Common hormonal disorder linked to heart disease
Polycystic ovary syndrome affects up to 10 per cent of reproductive-age women
Women with a common infertility-related hormonal disorder called polycystic ovary syndrome (PCOS) are more likely to develop diseased arteries in the heart, according to a recent study.
Some researchers estimate PCOS affects up to 10 per cent of reproductive-age women. Symptoms include infertility, irregular menstrual cycles, excess body hair, acne, obesity and small cysts on the ovaries. The condition is known to increase the risks for diabetes and heart disease.
Now, Evelyn Talbott and her colleagues at the University of Pittsburgh Graduate School of Public Health have shown that women with PCOS begin to develop calcium deposits in their arteries before they even show symptoms of heart disease.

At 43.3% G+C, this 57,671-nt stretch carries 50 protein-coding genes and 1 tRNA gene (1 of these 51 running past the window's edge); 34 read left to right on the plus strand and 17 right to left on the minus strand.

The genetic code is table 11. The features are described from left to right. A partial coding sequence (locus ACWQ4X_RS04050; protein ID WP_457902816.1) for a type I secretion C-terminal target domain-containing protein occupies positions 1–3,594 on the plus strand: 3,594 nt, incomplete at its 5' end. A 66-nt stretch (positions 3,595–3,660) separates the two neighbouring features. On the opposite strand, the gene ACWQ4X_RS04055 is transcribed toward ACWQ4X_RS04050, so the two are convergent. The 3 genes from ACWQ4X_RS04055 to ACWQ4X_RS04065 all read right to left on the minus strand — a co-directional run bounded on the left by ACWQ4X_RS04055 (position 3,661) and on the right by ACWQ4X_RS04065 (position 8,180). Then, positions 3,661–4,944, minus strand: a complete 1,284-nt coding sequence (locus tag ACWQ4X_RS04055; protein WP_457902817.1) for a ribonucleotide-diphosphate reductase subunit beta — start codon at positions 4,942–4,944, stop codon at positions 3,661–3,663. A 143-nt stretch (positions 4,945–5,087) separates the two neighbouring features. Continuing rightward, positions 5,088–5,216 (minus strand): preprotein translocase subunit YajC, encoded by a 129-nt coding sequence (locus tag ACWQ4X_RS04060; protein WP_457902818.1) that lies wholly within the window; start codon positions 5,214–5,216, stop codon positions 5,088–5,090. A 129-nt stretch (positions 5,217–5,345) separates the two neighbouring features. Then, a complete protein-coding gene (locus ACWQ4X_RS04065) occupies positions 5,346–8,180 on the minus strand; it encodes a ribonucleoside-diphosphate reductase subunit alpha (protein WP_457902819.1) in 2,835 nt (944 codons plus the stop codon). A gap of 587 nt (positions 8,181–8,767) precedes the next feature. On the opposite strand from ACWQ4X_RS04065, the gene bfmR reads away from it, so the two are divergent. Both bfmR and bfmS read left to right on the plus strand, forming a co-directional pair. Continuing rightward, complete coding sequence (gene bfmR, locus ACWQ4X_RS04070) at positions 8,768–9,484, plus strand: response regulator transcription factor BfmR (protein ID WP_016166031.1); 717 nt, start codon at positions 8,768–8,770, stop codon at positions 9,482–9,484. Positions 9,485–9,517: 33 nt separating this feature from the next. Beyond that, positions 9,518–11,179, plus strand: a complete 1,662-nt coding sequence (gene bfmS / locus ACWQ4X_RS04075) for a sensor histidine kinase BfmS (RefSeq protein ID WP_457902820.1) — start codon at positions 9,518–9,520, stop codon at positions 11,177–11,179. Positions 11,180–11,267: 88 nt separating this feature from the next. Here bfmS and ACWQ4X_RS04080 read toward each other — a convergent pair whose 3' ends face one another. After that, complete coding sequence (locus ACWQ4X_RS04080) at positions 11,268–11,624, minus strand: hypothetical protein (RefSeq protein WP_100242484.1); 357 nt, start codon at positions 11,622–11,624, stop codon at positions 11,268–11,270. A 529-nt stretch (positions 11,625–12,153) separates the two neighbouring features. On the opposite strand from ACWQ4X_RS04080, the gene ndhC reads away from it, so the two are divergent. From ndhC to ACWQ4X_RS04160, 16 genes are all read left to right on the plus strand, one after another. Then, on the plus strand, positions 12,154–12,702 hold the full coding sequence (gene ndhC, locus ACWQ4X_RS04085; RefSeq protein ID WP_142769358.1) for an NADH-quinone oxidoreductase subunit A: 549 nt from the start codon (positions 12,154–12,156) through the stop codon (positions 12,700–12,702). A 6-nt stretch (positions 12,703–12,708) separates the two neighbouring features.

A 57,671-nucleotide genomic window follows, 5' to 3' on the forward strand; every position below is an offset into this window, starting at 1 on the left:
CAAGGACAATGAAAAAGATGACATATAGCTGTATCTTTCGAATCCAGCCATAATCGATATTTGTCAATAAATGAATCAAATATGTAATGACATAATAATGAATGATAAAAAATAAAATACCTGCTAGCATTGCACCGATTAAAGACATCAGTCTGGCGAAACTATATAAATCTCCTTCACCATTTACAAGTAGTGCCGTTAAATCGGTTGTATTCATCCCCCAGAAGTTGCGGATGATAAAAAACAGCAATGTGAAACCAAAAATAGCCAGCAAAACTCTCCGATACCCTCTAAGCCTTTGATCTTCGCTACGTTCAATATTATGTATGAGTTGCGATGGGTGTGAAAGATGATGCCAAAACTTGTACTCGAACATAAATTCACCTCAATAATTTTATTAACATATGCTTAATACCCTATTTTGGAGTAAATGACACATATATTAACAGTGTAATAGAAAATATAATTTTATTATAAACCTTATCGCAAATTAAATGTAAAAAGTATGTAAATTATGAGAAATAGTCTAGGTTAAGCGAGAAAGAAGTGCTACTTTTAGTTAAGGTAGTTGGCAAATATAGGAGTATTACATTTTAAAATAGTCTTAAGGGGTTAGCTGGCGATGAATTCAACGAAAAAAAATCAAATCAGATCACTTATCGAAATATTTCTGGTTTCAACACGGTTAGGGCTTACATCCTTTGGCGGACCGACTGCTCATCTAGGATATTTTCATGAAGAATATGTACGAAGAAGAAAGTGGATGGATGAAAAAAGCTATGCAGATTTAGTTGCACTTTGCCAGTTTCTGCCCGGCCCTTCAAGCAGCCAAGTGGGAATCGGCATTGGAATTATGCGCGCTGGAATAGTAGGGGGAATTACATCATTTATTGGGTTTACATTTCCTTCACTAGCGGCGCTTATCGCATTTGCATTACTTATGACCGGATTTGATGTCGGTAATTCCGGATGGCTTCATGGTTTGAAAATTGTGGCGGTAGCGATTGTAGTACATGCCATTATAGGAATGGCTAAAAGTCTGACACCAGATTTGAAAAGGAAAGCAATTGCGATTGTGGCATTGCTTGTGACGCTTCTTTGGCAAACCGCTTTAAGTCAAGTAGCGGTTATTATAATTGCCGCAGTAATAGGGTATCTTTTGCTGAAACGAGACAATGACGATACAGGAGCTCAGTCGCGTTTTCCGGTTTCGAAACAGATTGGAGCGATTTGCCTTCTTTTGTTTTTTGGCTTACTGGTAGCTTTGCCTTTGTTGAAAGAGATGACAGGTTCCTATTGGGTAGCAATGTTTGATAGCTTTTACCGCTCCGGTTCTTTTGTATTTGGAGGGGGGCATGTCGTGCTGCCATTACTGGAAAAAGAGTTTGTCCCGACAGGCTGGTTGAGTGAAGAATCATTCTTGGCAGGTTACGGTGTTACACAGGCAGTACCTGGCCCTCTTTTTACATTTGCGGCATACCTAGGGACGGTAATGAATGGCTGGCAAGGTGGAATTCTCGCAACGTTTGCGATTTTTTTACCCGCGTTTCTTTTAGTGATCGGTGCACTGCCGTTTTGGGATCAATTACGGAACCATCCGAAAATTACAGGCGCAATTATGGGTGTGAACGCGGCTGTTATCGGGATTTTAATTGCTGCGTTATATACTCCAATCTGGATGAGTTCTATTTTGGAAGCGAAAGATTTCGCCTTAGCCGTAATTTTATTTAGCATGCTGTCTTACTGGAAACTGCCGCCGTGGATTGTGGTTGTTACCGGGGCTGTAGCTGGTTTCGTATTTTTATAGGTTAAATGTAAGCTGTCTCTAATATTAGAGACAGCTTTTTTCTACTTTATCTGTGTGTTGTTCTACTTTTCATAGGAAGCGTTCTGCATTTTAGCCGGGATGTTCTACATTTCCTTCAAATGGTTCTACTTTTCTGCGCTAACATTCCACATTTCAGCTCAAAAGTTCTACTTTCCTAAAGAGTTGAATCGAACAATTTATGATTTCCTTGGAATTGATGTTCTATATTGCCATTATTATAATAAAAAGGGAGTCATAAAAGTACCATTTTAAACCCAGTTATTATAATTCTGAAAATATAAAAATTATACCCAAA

Talbott says early treatment is therefore needed to reduce the risk for heart disease-related death and illness.
The study involved 61 women with PCOS and 85 women without the condition who were followed for almost 10 years.
After the researchers accounted for other heart disease risk factors such as age and obesity, women with PCOS were more than twice as likely as their healthy counterparts to have calcium deposits in their heart arteries.
What's more, PCOS-affected women were four times more likely than women in the comparison group to have a cluster of heart disease and diabetes risk factors called the metabolic syndrome.
These risk factors include high blood pressure, increased waist size and problems with the hormone insulin.
Women with PCOS who also had the metabolic syndrome were at an even greater risk for calcium buildup in their arteries.
With files from The Medical Post.